Motorola Dext MB200 review

Is this Android offering enough to save the ailing brand?

The definitive Motorola Dext review
The definitive Motorola Dext review

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We're sure Motorola would love to take credit for the browser functionality, but it's very hard to see beyond the excellent Android browser.

Internet browsing on the Android platform has always been one of the best mobile experiences on the market, and that is thankfully mimicked on the Motorola Dext.

The springy and responsive screen lets you move web pages around as easily as if you were using a mouse, and the zooming in and out, admittedly not as good as multi-touch pinch and zoom, still works well.

Motorola dext

The internet on the Dext will give easy access to full HTML options, and the phone has a similar smart-fit ability to the HTC Hero, with text quickly resized at the correct column size even after zooming in heavily.

There's also an easy option to resize back to the normal zoom level thanks to the '1x' virtual button in the bottom right hand corner, and the excellent mini-magnifier mode is there once more.

The latter is a particularly cool function as it allows users to drag a little pane around a highly zoomed-out view of the web page to find the text you want, before automatically focusing back in on it.

Motorola dext

The Motorola Dext can also handle multiple web pages, with a nice animation for each change showing the new windows opening a new pane. These panes can be accessed through the menu button, giving users easy access to all the pages they currently have open.

We had six open at once at one point, with no hint of slowdown if you're only using the web browser – start listening to some music, though, and things start to judder a bit.

The Motorola Dext, through the Android 1.5 Cupcake update, also features intelligent bookmarking as well. When holding down the back key (for quite some time, it has to be noted) new tabs are brought up, with bookmarks, most visited and history all listed for your prodding pleasure.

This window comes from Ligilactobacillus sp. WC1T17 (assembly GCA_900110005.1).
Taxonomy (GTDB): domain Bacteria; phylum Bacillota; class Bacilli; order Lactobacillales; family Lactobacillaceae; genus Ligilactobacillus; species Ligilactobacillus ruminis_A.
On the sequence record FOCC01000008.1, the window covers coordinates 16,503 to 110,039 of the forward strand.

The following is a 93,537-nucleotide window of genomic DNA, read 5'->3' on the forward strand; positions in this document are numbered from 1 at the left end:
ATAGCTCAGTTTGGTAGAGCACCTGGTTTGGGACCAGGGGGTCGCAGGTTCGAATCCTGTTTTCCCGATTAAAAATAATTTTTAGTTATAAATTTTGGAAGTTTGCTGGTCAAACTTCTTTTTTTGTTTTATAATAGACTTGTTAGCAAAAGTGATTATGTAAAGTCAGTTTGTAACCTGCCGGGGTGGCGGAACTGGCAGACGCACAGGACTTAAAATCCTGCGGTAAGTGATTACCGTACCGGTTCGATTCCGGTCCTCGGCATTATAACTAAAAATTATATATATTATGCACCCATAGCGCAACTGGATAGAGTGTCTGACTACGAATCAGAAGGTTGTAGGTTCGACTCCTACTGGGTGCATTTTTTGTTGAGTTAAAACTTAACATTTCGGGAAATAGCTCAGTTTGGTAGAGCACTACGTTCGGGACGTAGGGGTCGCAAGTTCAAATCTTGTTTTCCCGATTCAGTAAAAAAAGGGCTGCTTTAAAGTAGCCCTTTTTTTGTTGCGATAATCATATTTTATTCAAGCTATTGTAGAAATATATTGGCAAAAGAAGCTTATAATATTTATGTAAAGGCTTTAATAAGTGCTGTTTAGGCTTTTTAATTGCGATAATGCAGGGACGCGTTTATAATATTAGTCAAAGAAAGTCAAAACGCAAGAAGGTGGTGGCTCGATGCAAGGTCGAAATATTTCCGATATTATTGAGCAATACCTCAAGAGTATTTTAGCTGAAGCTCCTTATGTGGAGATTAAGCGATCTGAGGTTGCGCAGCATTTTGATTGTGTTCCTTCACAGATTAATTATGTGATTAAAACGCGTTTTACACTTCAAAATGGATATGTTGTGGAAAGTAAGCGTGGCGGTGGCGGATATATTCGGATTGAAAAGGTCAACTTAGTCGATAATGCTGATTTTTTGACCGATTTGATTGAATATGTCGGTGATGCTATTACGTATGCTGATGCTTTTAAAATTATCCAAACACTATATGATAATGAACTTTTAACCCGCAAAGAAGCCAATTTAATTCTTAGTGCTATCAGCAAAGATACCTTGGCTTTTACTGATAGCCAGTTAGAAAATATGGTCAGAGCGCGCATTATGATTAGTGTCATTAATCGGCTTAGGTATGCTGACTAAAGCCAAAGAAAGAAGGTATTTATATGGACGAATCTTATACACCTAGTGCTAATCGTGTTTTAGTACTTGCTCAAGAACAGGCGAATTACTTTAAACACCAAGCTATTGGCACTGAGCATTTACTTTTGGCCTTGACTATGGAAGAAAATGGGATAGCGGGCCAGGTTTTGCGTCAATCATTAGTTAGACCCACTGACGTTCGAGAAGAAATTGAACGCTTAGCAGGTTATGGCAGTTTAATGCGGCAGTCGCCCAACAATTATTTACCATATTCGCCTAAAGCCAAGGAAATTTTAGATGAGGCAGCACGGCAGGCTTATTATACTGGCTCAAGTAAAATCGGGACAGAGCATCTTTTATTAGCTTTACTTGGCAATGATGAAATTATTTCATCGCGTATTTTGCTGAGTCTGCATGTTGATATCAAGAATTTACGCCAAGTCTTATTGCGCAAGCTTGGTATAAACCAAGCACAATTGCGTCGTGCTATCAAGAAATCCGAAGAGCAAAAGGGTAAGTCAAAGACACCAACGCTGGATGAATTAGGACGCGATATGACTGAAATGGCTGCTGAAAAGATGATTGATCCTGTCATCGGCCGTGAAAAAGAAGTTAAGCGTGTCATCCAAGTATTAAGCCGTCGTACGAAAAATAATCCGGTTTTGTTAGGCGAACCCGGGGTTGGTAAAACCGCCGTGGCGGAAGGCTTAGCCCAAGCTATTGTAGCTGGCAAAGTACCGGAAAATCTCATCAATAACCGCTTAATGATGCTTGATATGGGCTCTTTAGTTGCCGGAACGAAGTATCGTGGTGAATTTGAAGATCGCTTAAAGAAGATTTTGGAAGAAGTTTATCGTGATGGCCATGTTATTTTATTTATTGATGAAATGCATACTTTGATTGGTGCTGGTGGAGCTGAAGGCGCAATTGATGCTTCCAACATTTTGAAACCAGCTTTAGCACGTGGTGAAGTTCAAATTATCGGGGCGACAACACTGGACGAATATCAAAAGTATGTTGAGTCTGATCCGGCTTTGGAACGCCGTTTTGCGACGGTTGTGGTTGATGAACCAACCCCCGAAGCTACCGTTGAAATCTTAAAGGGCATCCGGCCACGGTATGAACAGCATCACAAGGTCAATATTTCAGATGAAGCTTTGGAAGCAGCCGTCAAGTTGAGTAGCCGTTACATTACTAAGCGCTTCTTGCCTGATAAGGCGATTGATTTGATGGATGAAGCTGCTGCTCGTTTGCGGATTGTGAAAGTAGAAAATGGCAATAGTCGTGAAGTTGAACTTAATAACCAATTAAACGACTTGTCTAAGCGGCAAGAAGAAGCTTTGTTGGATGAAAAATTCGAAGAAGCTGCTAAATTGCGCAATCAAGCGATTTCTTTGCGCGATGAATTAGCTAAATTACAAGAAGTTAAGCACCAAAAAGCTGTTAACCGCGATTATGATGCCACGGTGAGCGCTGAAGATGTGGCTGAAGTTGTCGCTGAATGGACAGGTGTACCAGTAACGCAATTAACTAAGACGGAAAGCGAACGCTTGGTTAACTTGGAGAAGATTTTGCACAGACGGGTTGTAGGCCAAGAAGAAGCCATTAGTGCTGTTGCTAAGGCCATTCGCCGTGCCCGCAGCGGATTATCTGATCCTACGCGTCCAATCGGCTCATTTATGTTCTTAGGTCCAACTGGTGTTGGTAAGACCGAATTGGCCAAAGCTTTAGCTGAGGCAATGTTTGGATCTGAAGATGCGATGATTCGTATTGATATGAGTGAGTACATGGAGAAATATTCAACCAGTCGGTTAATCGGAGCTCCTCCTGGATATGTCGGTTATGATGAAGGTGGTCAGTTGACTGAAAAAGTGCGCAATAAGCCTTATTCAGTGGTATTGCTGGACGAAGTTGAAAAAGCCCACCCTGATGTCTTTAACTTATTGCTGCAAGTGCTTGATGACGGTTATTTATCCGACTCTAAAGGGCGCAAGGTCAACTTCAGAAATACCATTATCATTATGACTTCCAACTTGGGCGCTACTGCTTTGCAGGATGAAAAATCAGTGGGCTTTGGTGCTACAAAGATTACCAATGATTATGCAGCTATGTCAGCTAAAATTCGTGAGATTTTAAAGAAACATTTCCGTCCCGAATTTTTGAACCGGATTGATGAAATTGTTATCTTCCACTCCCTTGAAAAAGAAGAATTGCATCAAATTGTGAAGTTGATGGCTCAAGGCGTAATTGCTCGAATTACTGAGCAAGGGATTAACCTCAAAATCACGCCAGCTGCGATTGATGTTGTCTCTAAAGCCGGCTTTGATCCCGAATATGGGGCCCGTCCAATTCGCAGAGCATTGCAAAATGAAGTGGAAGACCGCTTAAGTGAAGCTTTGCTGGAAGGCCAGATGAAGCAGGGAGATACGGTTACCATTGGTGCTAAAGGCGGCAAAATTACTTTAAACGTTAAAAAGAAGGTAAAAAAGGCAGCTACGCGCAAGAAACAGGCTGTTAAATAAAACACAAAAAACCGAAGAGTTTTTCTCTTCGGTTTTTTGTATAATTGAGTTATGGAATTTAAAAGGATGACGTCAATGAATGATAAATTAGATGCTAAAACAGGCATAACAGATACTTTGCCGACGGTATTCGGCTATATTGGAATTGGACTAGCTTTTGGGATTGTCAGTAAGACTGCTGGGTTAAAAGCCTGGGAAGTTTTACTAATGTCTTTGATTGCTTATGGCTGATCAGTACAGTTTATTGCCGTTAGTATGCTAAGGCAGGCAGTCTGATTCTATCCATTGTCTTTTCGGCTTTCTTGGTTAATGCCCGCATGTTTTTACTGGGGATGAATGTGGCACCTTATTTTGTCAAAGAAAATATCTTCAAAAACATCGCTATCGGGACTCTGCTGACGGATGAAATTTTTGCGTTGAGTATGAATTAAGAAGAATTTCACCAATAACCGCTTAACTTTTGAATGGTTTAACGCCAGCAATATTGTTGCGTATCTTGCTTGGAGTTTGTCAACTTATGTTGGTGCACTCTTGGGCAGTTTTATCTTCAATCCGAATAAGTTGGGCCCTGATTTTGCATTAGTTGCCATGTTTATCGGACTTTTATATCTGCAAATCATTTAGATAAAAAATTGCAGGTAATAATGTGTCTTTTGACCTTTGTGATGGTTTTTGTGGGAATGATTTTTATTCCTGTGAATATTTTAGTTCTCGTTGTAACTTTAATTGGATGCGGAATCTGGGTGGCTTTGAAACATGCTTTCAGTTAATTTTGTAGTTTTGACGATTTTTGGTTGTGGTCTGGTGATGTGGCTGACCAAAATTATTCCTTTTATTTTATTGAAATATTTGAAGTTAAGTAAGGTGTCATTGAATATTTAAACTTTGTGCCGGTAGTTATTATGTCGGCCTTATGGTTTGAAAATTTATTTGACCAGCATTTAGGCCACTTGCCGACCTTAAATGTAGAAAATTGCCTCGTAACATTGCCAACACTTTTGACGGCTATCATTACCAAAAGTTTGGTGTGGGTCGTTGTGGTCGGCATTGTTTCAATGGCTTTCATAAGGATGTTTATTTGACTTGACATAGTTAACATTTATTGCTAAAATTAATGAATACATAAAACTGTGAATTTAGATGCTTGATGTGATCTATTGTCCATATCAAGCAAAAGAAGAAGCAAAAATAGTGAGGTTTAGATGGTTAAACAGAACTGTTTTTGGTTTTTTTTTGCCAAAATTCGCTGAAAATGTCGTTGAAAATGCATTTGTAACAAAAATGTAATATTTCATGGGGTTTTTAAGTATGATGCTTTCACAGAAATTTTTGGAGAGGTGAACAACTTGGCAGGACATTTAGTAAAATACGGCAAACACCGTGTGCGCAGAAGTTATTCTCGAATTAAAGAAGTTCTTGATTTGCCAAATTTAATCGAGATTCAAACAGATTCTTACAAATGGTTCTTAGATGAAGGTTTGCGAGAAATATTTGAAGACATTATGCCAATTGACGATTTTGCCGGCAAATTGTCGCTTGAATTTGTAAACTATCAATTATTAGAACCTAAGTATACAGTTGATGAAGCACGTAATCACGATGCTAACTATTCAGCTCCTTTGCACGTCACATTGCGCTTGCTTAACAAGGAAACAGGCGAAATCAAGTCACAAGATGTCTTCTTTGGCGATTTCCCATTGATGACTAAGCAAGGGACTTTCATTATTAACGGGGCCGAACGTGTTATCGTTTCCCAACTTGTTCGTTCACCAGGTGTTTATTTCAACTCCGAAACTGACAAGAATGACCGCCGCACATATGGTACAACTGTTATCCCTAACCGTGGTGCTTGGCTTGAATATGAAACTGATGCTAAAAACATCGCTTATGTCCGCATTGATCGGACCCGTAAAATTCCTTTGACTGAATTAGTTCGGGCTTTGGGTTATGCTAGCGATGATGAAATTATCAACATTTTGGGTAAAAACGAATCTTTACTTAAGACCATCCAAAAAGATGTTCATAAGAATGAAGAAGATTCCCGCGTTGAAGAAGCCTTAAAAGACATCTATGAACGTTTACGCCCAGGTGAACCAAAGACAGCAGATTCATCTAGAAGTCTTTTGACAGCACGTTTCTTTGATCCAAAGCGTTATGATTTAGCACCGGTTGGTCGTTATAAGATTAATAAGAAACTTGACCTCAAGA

Motorola dext

This screen can also be seen when heading through the bookmarks option, although it's not a patch on the visual bookmarks from HTC on the Hero.

Copy and paste is also supported, activated by opening the menu and choosing to select text. There's no option to just hold down the screen to call up a menu to copy and paste, so you have to navigate through a series of menus. The accuracy isn't the best at normal screen sizes, so if you really need some text then it's best to zoom in heavily.

Motorola dext

There's no Flash support, unlike the HTC Hero, so the Dext doesn't quite manage to duke it out with the best Android phone just yet – it may get updated in the future, but given the excellent YouTube application it's not necessarily missed that much just yet.

If you click a video link you'll get asked if you want to try and view it in the Browser or YouTube – it's a simple pop up that's been around on most Android handsets for a while, but we still love it.

Other Android phones let you share pages to Facebook, Twitter or other locations from the menu, but you can only share these sites to email and text on the Motorola Dext – considering the integration with Facebook and Twitter we can't understand this decision.

Motorola dext

Another real problem we encountered was the inability to download – well, anything. A long press on internet pictures will bring up a menu asking to save or view the image – but when we asked to save it, the Dext simply told us that the download was unsuccessful. Whether there are some settings we accidentally disturbed that stopped us being able to download we don't know.

The internet experience on the Motorola Dext is very good thanks to a great Android browser and the screen responsiveness puts it on a par with the iPhone, with the superb mobile Safari application on the iPhone, and easily the peer of the HTC Hero and Magic in terms of speed and performance.

Gareth Beavis
Formerly Global Editor in Chief

Gareth has been part of the consumer technology world in a career spanning three decades. He started life as a staff writer on the fledgling TechRadar, and has grown with the site (primarily as phones, tablets and wearables editor) until becoming Global Editor in Chief in 2018. Gareth has written over 4,000 articles for TechRadar, has contributed expert insight to a number of other publications, chaired panels on zeitgeist technologies, presented at the Gadget Show Live as well as representing the brand on TV and radio for multiple channels including Sky, BBC, ITV and Al-Jazeera. Passionate about fitness, he can bore anyone rigid about stress management, sleep tracking, heart rate variance as well as bemoaning something about the latest iPhone, Galaxy or OLED TV.